Skewed reward systems can lead to a preoccupation with short-term profits, growth, or donations at the expense of long-term values. Mismanaged bonus systems and compensation structures are part of the explanation for the morally irresponsible behavior reflected in Enron Corp.
Yet when the experiment was described to subjects, none believed that they would comply, and the estimate of how many others would do so was no more than one in In real-world settings, when instructions come from supervisors and jobs are on the line, many moral compasses go missing.
Ninety percent of subjects paired with someone who refused to comply also refused to administer the shocks. By the same token, 90 percent of subjects paired with an uncomplaining and obedient subject were equally obedient.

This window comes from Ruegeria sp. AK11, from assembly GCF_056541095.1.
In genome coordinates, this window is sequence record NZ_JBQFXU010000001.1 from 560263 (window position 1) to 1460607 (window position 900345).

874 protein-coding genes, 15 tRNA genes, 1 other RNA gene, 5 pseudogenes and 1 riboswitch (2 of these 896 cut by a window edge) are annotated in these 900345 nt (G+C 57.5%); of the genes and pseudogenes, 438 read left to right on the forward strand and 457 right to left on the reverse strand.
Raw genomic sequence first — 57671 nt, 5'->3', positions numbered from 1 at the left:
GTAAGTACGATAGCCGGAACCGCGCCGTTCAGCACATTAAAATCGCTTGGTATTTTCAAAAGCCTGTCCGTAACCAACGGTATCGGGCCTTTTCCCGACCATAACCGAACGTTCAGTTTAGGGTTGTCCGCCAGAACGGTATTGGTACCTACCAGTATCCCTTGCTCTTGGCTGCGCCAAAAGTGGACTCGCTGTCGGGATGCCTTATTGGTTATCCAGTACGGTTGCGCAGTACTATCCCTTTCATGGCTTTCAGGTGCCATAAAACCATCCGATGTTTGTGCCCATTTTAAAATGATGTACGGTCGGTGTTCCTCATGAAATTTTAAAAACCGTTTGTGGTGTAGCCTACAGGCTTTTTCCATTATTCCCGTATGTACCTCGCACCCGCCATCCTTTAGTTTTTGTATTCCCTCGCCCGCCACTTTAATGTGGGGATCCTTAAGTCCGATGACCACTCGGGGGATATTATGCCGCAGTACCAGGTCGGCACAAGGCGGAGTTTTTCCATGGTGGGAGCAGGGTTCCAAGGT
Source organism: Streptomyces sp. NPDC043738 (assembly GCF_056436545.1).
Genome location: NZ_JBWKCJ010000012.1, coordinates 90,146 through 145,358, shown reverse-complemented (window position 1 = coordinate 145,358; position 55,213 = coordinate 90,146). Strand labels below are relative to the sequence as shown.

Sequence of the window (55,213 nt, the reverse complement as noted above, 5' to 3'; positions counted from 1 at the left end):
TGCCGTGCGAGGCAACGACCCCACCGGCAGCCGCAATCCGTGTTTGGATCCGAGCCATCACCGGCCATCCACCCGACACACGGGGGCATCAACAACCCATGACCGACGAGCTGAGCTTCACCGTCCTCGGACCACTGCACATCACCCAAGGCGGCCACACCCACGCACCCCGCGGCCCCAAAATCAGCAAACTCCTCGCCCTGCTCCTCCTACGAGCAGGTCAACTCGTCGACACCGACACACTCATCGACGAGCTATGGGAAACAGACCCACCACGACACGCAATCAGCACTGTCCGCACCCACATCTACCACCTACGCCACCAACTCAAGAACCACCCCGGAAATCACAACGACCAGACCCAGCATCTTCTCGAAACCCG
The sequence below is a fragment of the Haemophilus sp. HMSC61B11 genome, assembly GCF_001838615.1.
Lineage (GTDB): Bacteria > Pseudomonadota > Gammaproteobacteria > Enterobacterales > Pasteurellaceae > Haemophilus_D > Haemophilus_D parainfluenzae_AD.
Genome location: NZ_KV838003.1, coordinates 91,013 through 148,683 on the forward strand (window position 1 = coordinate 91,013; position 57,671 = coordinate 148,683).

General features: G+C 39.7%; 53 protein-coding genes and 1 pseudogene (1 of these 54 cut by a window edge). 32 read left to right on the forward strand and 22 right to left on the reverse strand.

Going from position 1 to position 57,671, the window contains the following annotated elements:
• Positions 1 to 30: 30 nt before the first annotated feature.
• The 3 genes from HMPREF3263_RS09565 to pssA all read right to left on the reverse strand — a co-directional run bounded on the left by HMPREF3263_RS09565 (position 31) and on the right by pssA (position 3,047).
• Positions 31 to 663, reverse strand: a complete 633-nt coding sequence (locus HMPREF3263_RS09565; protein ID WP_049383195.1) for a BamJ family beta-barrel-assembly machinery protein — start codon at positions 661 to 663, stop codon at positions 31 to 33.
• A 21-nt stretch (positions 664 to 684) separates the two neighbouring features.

Research on organizational behavior similarly finds that people are more likely to engage in unethical conduct when acting with others. Under circumstances where bending the rules provides payoff s for the group, members may feel substantial pressure to put their moral convictions on hold.
That is especially likely when organizations place heavy emphasis on loyalty and off er significant rewards to team players. For example, if it is common practice for charity employees to inflate expense reports or occasionally liberate office supplies and in-kind charitable donations, other employees may suspend judgment or follow suit.
Once people yield to situational pressures when the moral cost seems small, they can gradually slide into more serious misconduct.